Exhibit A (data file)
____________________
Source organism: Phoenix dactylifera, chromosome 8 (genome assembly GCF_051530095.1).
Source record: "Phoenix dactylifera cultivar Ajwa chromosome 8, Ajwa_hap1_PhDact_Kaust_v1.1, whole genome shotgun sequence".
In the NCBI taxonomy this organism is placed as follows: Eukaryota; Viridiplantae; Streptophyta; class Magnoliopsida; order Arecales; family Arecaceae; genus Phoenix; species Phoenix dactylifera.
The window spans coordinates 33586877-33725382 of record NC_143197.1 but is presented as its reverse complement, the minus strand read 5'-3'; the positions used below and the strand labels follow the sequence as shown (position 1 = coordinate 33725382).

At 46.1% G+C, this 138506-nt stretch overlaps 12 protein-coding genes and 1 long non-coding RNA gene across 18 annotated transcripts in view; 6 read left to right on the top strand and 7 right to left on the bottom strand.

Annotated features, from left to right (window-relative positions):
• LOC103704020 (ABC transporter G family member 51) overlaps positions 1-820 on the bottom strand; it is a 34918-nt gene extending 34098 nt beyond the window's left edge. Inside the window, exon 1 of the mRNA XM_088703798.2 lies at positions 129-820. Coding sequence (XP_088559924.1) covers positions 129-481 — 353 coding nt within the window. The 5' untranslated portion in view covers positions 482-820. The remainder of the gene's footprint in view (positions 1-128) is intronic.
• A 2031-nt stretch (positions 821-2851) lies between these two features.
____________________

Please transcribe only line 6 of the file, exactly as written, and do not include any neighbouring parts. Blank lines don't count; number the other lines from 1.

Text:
Annotated features, from left to right (window-relative positions):